Be still and know that I am God.
Be still and know that I am.
Be still and know.
It is the morning of the first full day of my Centering Prayer retreat, and Cynthia, our instructor, begins with this simple monotonic chant. The sound builds as the rest of us chime in; harmonies begin to resonate, and the last single note is followed by the chime of a Tibetan bowl; together the sounds echo softly in the room as we settle down to begin our week of silence.
As is usual on these retreats (this is my fifth or sixth, I think) I began the week wrestling with the twin demons of resistance and self-loathing. My mind comes up with all kinds of excuses to stay at the surface -- there's no coffee, I have a headache, the room is too hot, this seat is lumpy, now I can't get that stupid chant out of my head -- and my inner witness lists critical observations on those thoughts, my reactions to my surroundings, and my interactions with these fellow retreatants with the running commentary of a sportscaster.
It's all a familiar part of the settling in period -- it's almost as if I have to sift through all that mud to get to the gold beneath -- and I was looking forward to the deeper riches that would inevitably emerge as the week wore on.
Unfortunately it didn't play out that way. One of our cats has been losing weight, so I took her in the Friday before I left to see if she had some sort of intestinal bug. And when I called home Monday at the mid-day break to see if the results had arrived from the testing, it was to discover that her kidneys were shutting down and she might not last out the week. She's only 5 years old, so they suspect this was a congenital defect that's been building for some time (she's always been thin), but it did come as a shock.
By Tuesday afternoon it became apparent that my husband would be forced to make a superhuman effort to keep her alive until my return, and that such efforts would take a considerable toll on both him and the cat, so yesterday afternoon I drove home in time to meet him at the vet's office and bring the cat home after a day of artificial hydration.
I spent the evening watching TV with Pippa curled on my chest, and awakened, restless, from a cat dream this morning at 4 am, so went to snuggle again with her in the bathroom that has become her temporary home. So it's not surprising that my meditation period (which I initially tried to do with her on my lap, but she headed back to her little nest in the bathroom) was pretty unfocused.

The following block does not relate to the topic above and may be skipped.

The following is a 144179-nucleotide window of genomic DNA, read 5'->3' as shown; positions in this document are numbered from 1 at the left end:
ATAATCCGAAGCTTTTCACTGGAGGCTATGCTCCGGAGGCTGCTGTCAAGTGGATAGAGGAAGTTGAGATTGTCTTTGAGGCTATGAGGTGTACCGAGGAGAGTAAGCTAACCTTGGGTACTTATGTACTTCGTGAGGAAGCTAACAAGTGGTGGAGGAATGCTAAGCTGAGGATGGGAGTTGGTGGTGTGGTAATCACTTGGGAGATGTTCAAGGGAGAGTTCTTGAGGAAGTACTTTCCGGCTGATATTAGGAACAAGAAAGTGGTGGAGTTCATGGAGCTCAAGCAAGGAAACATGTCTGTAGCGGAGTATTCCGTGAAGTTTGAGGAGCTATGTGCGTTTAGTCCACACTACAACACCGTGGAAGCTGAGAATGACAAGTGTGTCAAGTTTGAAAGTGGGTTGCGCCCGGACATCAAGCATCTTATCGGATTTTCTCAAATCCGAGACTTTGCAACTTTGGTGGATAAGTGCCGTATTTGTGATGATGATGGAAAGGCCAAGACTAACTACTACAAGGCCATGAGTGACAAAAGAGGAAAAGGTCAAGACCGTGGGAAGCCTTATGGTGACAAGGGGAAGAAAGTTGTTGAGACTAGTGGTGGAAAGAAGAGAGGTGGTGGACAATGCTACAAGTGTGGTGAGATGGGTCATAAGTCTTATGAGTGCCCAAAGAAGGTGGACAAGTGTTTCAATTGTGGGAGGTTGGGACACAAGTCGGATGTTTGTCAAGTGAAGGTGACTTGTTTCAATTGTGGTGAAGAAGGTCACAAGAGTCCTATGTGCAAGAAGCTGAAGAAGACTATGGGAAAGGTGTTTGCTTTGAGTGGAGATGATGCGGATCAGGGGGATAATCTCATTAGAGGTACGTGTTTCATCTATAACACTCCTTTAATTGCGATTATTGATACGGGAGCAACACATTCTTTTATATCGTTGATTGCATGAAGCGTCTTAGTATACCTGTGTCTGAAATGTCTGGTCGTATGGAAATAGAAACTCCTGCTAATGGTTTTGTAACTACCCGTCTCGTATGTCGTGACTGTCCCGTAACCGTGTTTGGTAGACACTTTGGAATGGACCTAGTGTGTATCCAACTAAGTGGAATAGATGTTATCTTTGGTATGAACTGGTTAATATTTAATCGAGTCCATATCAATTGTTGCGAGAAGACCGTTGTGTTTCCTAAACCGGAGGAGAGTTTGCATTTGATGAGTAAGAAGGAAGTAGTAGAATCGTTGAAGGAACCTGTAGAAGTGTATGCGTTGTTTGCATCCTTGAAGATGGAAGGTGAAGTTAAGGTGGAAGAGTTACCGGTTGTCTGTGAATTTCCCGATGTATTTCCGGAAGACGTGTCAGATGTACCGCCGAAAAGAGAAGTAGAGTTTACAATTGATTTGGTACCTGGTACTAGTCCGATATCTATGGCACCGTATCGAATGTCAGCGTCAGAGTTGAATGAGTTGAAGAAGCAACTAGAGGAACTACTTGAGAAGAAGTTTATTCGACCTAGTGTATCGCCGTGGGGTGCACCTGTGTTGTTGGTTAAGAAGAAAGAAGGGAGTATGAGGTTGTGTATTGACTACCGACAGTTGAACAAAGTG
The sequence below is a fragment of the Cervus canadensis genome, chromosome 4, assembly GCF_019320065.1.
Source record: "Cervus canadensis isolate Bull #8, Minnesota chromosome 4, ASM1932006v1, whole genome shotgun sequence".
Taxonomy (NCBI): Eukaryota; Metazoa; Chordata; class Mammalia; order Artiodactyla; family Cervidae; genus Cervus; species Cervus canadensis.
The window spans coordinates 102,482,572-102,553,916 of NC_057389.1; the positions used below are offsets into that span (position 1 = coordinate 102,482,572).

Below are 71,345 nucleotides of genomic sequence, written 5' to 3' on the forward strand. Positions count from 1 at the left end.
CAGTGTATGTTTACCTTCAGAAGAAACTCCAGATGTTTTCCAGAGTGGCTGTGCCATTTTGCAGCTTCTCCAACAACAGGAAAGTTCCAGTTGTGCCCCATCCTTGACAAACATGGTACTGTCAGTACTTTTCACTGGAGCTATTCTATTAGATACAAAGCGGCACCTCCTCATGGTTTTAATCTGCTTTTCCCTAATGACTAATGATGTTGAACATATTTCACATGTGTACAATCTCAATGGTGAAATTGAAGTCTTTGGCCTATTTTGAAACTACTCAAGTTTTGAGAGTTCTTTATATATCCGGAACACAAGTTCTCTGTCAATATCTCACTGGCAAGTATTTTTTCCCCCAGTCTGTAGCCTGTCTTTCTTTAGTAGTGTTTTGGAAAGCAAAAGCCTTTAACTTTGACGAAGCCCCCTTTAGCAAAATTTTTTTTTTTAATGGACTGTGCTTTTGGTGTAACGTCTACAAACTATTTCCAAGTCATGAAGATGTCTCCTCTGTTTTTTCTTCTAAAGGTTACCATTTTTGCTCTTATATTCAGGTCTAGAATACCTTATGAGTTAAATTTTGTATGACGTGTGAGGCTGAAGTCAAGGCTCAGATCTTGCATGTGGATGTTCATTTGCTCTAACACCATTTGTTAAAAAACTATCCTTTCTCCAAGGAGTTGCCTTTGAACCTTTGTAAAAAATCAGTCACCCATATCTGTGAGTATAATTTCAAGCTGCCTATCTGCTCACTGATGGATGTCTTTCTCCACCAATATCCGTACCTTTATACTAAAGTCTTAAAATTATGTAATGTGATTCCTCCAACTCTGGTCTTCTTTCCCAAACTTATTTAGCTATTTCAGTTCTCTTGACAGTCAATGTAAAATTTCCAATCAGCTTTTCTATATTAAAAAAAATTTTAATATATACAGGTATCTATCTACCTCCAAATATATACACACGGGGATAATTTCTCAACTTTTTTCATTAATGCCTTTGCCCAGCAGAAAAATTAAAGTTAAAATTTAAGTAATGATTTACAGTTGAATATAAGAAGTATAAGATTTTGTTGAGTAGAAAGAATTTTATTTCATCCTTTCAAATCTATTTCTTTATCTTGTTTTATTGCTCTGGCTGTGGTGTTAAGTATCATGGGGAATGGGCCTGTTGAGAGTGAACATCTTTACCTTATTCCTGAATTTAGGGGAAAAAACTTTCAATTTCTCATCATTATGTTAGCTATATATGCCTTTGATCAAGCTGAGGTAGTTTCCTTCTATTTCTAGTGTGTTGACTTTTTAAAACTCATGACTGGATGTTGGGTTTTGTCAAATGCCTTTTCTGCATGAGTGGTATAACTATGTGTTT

Only this time the distracting music in my head was a song from the play I'm rehearsing for these days. The play is Once Upon a Mattress (I play a kitchen wench, a very tiny non-speaking role, but I do a lot of singing). The song is "The Swamps of Home," and the line that keeps passing through my head is this:
The swamps of home
Are lovely to behold --
From far away
(from far away).
The connection seems pretty obvious: while in Canada I couldn't wait to get back. I had this lovely image of holding Pippa on my chest (one of her favorite places these last few weeks), taking her to bed with me and snuggling her through the night. But now that I'm home, the reality is pretty overwhelming.
She's really not comfortable snuggling, or even moving, and she can't bear to be far from the water bowl or the litter box. I lay on the floor beside her for a while, stroking her and hearing her purr (now very faint) but that was too uncomfortable a position to maintain for long.
And when I close my eyes, I'm swamped with thoughts: how much pain is she in? How long do I let her suffer? What decision will my daughter make -- will she take the train home to say goodbye to the cat? Should I let the dog play with Pippa (they were always close) or is he too rough? Would the other cats be a comfort or just an irritation? Did I do the right thing? Should we just have let the vet put her down yesterday afternoon instead of bringing her home?
And how can I hope to give her some peace with this if I can't get peace with it?
But I was reading Jon Kabat-Zinn's book, Wherever You Go, There You Are, this morning. And I had come to a section labeled Generosity. It seemed an appropriate subject, as we had been discussing giving, receiving, and abundance before I left the retreat. And he writes:
"You might experiment with using the cultivation of generosity as a vehicle for deep self-observation and inquiry as well as an exercise in giving. A good place to start is with yourself. See if you can give yourself gifts that may be true blessings, such as self-acceptance, or some time each day with no purpose. Practice feeling deserving enough to accept these gifts without obligation -- to simply receive from yourself, and from the universe."
So that's my job today, here, as I sit wallowing in the swamps of home: to accept that this will not be easy; to do my best to stay mindful -- aware of and tender with my own sadness while remaining attuned to my husband, daughter, and Pippa; and to trust that together we will be doing the right thing, whatever that might be.
Acceptance, and trust: huge gifts; the gold that lies beneath all those muddy thoughts. I know it's there, I just need the patience to sit with the mud and keep sifting.